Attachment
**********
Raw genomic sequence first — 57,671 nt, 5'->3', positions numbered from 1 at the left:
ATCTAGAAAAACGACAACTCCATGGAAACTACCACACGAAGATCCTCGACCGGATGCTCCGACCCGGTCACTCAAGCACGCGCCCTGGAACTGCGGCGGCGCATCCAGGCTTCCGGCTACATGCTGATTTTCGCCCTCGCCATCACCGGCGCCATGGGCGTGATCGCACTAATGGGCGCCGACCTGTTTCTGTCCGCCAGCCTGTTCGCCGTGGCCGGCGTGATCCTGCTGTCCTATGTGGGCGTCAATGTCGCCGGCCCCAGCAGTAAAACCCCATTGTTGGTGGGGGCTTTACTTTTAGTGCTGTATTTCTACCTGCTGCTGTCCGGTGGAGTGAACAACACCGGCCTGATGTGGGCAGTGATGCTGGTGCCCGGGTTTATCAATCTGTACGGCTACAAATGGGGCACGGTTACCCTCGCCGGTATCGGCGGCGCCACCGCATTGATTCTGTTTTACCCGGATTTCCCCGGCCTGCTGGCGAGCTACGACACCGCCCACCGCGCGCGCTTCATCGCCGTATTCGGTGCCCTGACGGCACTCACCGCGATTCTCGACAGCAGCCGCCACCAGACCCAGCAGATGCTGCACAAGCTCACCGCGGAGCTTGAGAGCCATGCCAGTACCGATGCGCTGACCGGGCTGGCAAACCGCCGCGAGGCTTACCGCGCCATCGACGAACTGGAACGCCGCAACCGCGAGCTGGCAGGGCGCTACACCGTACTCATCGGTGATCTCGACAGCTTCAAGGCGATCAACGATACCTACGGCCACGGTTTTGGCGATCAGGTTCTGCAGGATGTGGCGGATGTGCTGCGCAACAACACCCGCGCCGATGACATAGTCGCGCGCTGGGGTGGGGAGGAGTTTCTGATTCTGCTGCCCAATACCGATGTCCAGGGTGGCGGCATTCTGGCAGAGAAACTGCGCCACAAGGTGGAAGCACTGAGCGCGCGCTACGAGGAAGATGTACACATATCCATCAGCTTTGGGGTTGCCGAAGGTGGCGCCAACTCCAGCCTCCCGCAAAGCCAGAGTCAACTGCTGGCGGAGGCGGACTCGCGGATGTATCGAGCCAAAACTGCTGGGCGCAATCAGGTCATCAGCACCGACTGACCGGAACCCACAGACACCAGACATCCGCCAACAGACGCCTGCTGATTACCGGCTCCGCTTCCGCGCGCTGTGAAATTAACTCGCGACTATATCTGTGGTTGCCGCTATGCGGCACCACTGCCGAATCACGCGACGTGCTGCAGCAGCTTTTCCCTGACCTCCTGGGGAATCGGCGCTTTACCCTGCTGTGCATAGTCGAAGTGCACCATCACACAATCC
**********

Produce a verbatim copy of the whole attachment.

Raw genomic sequence first — 57,671 nt, 5'->3', positions numbered from 1 at the left:
ATCTAGAAAAACGACAACTCCATGGAAACTACCACACGAAGATCCTCGACCGGATGCTCCGACCCGGTCACTCAAGCACGCGCCCTGGAACTGCGGCGGCGCATCCAGGCTTCCGGCTACATGCTGATTTTCGCCCTCGCCATCACCGGCGCCATGGGCGTGATCGCACTAATGGGCGCCGACCTGTTTCTGTCCGCCAGCCTGTTCGCCGTGGCCGGCGTGATCCTGCTGTCCTATGTGGGCGTCAATGTCGCCGGCCCCAGCAGTAAAACCCCATTGTTGGTGGGGGCTTTACTTTTAGTGCTGTATTTCTACCTGCTGCTGTCCGGTGGAGTGAACAACACCGGCCTGATGTGGGCAGTGATGCTGGTGCCCGGGTTTATCAATCTGTACGGCTACAAATGGGGCACGGTTACCCTCGCCGGTATCGGCGGCGCCACCGCATTGATTCTGTTTTACCCGGATTTCCCCGGCCTGCTGGCGAGCTACGACACCGCCCACCGCGCGCGCTTCATCGCCGTATTCGGTGCCCTGACGGCACTCACCGCGATTCTCGACAGCAGCCGCCACCAGACCCAGCAGATGCTGCACAAGCTCACCGCGGAGCTTGAGAGCCATGCCAGTACCGATGCGCTGACCGGGCTGGCAAACCGCCGCGAGGCTTACCGCGCCATCGACGAACTGGAACGCCGCAACCGCGAGCTGGCAGGGCGCTACACCGTACTCATCGGTGATCTCGACAGCTTCAAGGCGATCAACGATACCTACGGCCACGGTTTTGGCGATCAGGTTCTGCAGGATGTGGCGGATGTGCTGCGCAACAACACCCGCGCCGATGACATAGTCGCGCGCTGGGGTGGGGAGGAGTTTCTGATTCTGCTGCCCAATACCGATGTCCAGGGTGGCGGCATTCTGGCAGAGAAACTGCGCCACAAGGTGGAAGCACTGAGCGCGCGCTACGAGGAAGATGTACACATATCCATCAGCTTTGGGGTTGCCGAAGGTGGCGCCAACTCCAGCCTCCCGCAAAGCCAGAGTCAACTGCTGGCGGAGGCGGACTCGCGGATGTATCGAGCCAAAACTGCTGGGCGCAATCAGGTCATCAGCACCGACTGACCGGAACCCACAGACACCAGACATCCGCCAACAGACGCCTGCTGATTACCGGCTCCGCTTCCGCGCGCTGTGAAATTAACTCGCGACTATATCTGTGGTTGCCGCTATGCGGCACCACTGCCGAATCACGCGACGTGCTGCAGCAGCTTTTCCCTGACCTCCTGGGGAATCGGCGCTTTACCCTGCTGTGCATAGTCGAAGTGCACCATCACACAATCC